He was implicated by Francois Chabot in the falsification of a decree relative to the East India Company, and though his share seems to have been simply that he did not reveal the plot, of which he knew but part, he was accused before the Revolutionary Tribunal at the same time as Danton and Camille Desmoulins, and was executed on the 5th of April 1794.
When Danton was arrested, Legendre at first defended him, but was soon cowed and withdrew his defence.
His principal works are: The Coming Revolution (1880); The Co-operative Commonwealth in its Outlines, An Exposition of Modern Socialism (1884); Ca Ira, or Danton in the French Revolution (1888), a rehabilitation of Danton; Our Destiny, The Influence of Socialism on Morals and Religion (1890); and The New Economy (1898) .
He escaped, thanks probably to the complicity of Danton, returned to France after the 9th of Thermidor of the year II., left it in exile again after the republican coup d'etat of the 18th of Fructidor of the year V., and died at Appenzell in Switzerland in 1798.
Danton, no doubt, was abler than most of the others, yet the timidity or temerity with which he allowed himself to be vanquished by Robespierre showed that even he was not a man of commanding quality.
Besides a little pamphlet upon Danton, he has written a Histoire politique de la Revolution francaise (1901), and a number of articles which have been collected in volumes under the title Etudes et legons sur la Revolution francaise (5 vols., 1893-1908).
Among the middle class there already existed a party, consisting of men like Danton or Camille Desmoulins, which was prepared to go much further than any of the leaders of the Assembly.
The club of the Cordeliers, led by Danton, demanded not only his deposition but his trial.
The ruling spirit of this new revolution was Danton, a barrister only thirty-two years of age, who had not sat in either Assembly, although he had been the leader of the Cordeliers, an advanced republican club, and had a strong hold on the common people of Paris.
Danton and his friends were assisted in their work by the fear of invasion, for the allied army was at length.
An executive council was formed by recalling Roland, Claviere and Servan to office and joining with them Danton as minister of justice, Lebrun as minister of foreign affairs, and Monge as minister of marine.
Danton can hardly be acquitted of connivance at them.
Even Danton had been forced to resign office when he was elected a member.
Danton strove to unite all partisans of the Revolution in defence of the country; but the Girondins, detesting his character and fearing his ambition, rejected all advances.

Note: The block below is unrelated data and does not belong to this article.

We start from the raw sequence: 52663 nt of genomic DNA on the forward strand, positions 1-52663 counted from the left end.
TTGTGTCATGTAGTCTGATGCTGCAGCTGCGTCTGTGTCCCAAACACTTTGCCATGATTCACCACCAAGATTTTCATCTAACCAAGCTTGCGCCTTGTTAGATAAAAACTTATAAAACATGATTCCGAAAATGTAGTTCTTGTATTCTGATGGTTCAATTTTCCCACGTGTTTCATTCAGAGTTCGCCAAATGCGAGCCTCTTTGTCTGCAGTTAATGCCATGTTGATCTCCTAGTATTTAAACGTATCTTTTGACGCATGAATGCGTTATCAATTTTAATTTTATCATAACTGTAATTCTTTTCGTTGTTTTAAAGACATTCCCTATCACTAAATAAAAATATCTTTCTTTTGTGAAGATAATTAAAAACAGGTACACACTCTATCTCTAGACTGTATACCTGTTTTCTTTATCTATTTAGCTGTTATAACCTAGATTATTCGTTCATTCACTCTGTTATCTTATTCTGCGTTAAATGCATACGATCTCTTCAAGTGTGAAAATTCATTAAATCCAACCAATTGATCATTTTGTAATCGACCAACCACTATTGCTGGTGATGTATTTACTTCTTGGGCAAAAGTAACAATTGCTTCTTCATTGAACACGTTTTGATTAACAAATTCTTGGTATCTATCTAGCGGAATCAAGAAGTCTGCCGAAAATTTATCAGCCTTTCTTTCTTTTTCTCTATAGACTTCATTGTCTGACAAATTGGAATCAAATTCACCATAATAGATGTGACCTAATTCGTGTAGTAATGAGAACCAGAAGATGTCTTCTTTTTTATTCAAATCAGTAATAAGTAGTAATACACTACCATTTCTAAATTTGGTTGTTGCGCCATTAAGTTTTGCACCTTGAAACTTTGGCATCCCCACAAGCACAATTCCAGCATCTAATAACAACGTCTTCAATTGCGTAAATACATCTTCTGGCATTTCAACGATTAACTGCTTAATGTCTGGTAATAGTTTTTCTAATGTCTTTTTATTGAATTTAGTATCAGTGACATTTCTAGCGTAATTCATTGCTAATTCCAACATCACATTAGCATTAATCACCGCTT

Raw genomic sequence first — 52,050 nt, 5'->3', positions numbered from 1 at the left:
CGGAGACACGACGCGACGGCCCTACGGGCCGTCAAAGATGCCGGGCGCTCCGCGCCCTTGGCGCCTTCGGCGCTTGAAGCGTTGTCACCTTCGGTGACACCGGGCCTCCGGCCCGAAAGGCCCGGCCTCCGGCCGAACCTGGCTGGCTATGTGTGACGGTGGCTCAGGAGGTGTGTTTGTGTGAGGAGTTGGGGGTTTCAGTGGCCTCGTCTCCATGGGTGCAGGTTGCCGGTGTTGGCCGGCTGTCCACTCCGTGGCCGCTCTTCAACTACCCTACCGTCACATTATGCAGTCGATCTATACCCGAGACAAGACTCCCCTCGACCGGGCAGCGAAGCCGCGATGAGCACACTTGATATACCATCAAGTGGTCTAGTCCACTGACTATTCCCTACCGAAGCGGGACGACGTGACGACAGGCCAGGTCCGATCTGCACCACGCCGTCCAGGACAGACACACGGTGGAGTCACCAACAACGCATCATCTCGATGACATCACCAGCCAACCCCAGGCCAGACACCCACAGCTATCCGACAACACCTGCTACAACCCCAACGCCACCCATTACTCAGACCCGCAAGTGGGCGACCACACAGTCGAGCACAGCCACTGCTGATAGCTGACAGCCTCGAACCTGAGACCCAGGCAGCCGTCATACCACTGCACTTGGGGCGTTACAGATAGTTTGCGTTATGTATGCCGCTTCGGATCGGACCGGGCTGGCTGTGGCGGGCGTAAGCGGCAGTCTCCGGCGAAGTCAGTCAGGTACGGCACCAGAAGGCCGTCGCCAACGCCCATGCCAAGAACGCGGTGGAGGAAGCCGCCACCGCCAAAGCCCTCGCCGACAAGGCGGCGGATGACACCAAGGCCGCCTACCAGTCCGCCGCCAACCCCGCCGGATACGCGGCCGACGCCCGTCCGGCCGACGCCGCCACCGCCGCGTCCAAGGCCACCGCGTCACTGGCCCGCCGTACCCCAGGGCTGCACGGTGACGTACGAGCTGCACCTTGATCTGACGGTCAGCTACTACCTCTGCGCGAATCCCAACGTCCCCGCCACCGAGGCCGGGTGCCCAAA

Meanwhile the Committee of Public Safety, inspired by Danton, strove to rebuild the French administrative system.
In July the Committee was renewed and Danton fell out; but soon afterwards it was reinforced by two officers, Carnot, who undertook the organization of the army, and Prieur of the Cote d'Or, who undertook its equipment.
While Danton kept power Terrorism remained imperfect, for Danton, although unscrupulous, did not love cruelty and kept in view a return to normal government.
But soon after Danton had ceased to be a member of the Committee of Public Safety Robespierre was elected, and now became the most powerful man in France.
Robespierre was an acrid fanatic, and unlike Danton, who only cared to secure the practical results of the Revolution, he had a moral and religious ideal which he intended to force on the nation.
Danton, when he felt power slipping from his hands, had retired from public business to his native town of Arcis-sur-Aube.
- Before the Revolutionary Tribunal Danton defended himself with such energy that St Just took means to have him silenced.
Danton and his friends were executed on the 5th of April.
The energy of Danton, the organizing skill of Carnot, and the high spirit of the French nation, resolute at all costs to avoid dismemberment, had well employed the respite given by the sluggishness of the Allies.
It included old followers of Danton like Tallien, independent Jacobins like Cambon, some of the worst Terrorists like Fouche, and such a consummate time-server as Barere.
Mirabeau had the stuff of a great statesman, and Danton was capable of statesmanship. But these men were not followed or obeyed save by accident or for a moment.
Mallet's Mallet du Pan and the French Revolution (London, 1902); Robinet's Danton (Paris, 1889); Hamel's Histoire de Robespierre (Paris, 1865-1867) and Histoire de St-Just (2 vols., Brussels, 1860); A.
He was accused of treason, and after being tried before the revolutionary tribunal, was condemned at the same time as Danton, and executed on the 16th Germinal in the year II.